One step back for the Soviet soldiers, when defending the Motherland was a patriotic thing to do and a good cause, was likely due to human nature.

    4. Brooklin Bridge

      Interesting that you make a distinction between May’s use of a Brexit disaster and that of the Ultras. I’ve always assumed (naively) that as a conservative, May would be happy to use any disaster in the service of wholesale privatization specifically and all other forms of financial looting in general. But frequently from your far more informed comments, I notice a very pronounced distinction made between May’s goals and those of the Ultras. Would it be possible to clarify a little?

      1. PlutoniumKun

        I’m not sure anyone knows what May really believes (she was apparently nicknamed ‘the Submarine‘ as a minister because she kept low and silent). But its generally assumed that she is what might be termed a ‘one nation’ Tory. She does seem to genuinely believe in protecting the weaker in a general sense, so she is not ideologically opposed to public services. That brand of Conservativism has always seen the welfare state as a price to pay for social stability and have no particular problem with government interference in the economy, so long as there is something in it for the business sector.

        The Ultras are generally full on Koch Brother Libertarian types (just with a particular twist of old style British Liberalism and nationalism). They see all government action as inherently inefficient and wrong so have no hesitation in destroying it whenever they can.

        1. Brooklin Bridge

          Thank you, PK. I find the notion of redeeming qualities fascinating, and these observations on May and the Tories (such as the welfare state as a price to pay for social stability) are very helpful for getting a little better glimpse of what’s going on in Britian, especially from a US perspective where, at least as regards conventional conservatives and liberals, there seems to be such an absolute vacuum of redeeming anything.

    5. larry

      OK, PK, but not all deals are equal. And the best deal she could obtain she has rejected. And Corbyn has indicated that he doesn’t understand it, which leads me to wonder how bright he is.

      1. PlutoniumKun

        I don’t doubt she won’t get a better deal, but from her point of view what isn’t important is what the deal involves, its whether the deal is politically sustainable – and thats about timing, not content. I suspect she actually doesn’t care at all what the final deal says, what matters to her is that she can say she has ‘delivered’.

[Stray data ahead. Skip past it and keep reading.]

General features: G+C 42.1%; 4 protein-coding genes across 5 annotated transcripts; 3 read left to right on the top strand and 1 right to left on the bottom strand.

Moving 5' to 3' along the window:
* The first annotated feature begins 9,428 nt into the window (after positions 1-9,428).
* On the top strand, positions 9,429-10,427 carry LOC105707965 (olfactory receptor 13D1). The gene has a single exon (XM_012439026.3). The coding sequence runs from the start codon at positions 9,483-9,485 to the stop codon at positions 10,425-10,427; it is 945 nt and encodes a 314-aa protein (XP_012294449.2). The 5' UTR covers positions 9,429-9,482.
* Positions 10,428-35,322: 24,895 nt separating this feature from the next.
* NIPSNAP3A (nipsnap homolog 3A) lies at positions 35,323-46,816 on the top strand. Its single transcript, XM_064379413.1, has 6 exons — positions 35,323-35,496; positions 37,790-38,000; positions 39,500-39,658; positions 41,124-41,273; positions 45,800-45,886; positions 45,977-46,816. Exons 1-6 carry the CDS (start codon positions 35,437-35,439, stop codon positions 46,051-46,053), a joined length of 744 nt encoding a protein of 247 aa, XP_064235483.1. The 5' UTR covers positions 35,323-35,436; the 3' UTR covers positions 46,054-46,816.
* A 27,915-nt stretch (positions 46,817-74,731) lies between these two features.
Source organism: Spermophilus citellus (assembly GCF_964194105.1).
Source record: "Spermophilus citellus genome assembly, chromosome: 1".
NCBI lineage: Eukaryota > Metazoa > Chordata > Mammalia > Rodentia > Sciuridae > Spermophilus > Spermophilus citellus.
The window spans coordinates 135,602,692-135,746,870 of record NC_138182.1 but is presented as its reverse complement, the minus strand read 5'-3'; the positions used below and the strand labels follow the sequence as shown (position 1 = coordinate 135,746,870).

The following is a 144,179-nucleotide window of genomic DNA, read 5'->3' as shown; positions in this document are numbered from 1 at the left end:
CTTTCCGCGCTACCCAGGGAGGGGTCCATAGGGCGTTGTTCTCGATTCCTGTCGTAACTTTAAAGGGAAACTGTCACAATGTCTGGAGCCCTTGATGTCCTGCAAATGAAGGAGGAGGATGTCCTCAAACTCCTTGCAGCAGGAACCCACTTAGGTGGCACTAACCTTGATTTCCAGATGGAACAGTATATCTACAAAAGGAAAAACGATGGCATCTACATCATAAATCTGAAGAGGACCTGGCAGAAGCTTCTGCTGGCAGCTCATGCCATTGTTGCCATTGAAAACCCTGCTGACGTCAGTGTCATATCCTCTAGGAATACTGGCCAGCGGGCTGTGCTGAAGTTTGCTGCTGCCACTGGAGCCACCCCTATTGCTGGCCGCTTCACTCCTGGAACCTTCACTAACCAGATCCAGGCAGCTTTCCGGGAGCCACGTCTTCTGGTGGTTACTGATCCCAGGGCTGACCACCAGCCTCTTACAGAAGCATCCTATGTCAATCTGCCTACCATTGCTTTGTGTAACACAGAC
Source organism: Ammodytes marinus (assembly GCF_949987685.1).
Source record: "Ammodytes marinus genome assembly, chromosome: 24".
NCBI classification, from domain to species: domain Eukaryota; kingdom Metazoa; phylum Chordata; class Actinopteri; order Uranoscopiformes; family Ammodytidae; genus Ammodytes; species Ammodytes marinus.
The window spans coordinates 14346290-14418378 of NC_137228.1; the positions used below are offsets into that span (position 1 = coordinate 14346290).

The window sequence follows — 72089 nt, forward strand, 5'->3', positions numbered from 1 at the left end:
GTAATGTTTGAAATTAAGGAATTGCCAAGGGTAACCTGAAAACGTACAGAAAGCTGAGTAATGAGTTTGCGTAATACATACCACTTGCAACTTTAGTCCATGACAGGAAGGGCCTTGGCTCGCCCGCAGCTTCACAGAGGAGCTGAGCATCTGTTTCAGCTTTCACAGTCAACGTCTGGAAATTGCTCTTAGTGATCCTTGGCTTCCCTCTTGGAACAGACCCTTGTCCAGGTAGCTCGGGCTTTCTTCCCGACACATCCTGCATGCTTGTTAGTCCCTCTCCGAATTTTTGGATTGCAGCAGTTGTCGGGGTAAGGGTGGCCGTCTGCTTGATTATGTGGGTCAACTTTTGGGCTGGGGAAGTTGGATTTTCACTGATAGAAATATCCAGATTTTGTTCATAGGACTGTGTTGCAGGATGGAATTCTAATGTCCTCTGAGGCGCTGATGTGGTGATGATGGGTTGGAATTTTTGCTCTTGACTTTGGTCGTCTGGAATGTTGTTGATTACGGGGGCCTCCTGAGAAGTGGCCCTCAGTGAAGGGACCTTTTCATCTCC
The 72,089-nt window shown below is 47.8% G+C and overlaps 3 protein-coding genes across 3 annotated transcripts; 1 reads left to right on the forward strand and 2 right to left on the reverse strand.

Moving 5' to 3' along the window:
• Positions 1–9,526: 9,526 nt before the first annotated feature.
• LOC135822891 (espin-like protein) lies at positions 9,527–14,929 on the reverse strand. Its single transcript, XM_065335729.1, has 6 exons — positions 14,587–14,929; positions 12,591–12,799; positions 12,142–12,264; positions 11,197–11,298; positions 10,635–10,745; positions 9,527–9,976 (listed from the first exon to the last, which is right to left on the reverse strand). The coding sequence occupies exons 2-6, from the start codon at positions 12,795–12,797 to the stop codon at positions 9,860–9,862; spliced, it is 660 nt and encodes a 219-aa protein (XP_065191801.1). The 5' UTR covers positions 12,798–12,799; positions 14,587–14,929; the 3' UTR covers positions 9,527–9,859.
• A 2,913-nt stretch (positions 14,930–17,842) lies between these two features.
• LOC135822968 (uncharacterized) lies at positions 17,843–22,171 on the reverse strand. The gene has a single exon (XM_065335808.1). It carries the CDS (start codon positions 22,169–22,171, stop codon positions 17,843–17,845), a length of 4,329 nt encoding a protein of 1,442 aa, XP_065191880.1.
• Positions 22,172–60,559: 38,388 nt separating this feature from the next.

6. vlade

      The only problem with that is that because the concessions are most likely to come from Tories, not the EU, it will still be a death-blow to Tory party. Any deal except no-deal will allow Ultras to claim “see, it would have been better if there was a no-deal” – and any deal (and no-deal even more so) will be economically expensive for a lot of British electorate short/medium term.

      Now, the problem May may have is that she may be genuinely split between loayalty to the country and the party. But there’s no good solution that could deliver both.

      The country one would be as soft a Brexit as possible, including no Brexit (and it seems that the UK public is swinging that way now, includng district-by-district).

      The party one is to drop the ball into Labour’s court, and sort out Tory party first (painful short term, but the only way I believe they can survive as a party).

      1. PlutoniumKun

        Yes, you are right about that. We know pretty well that for most of those Tory types, if its a choice between party and country, they know which one they’ll pick.

    7. ChrisPacific

      I was reading Dickens this morning and was struck by the following passage from Little Dorrit:

      …except at certain constitutional moments when somebody came from some Office, to go through some form of overlooking something which neither he nor anybody else knew anything about. On these truly British occasions… …this somebody pretended to do his something: and made a reality of walking out again as soon as he hadn’t done it – neatly epitomising the administration of most of the public affairs in our right little, tight little, island.

      Some things don’t change, I guess.

  5. Katsue

    The latest version of the Independent article on the arms depot explosion shows a death toll of 69.

    1. JTMcPhee

      One in FOUR 55-64 year olds have virtually nothing. No “properties,” no job, and of course many have crushing debts. (Some would say that’s all their own damn fault of course, dismissing the deductions and frauds that got them there.) And no hope of better. And many are also, from their meager resources, providing food and shelter for their children who, like them, have been Fokkered by the real enemy of the mopery, the oligarchs and banksters and their enablers.

      Trying to drive a wedge, maybe? Yaas, it is so effective to punch sideways and kick down, isn’t it? That will well serve the real Ownership class, the 0.1% that owns what, 75% Of EVERYTHING…

      My younger sister is in your marked-out age set, and has a second property, inherited from my father who inherited it from his parents. She married and career’d well, and has a large main house, had a ski place in Vermont and a classy apartment in NYC that she sold at the top of the markets. (She however happens to be a very generous and pro-social person, sharing and doing good deeds all around. The rest of us are canted on the edge of things.

      Averages, means, medians. Lies, damned lies, statistics, and anecdotes.

      What is the point of your comment, agai?

      1. MyLessThanPrimeBeef

        Not sure about the point exactly, but for me, I’m thinking Free Housing.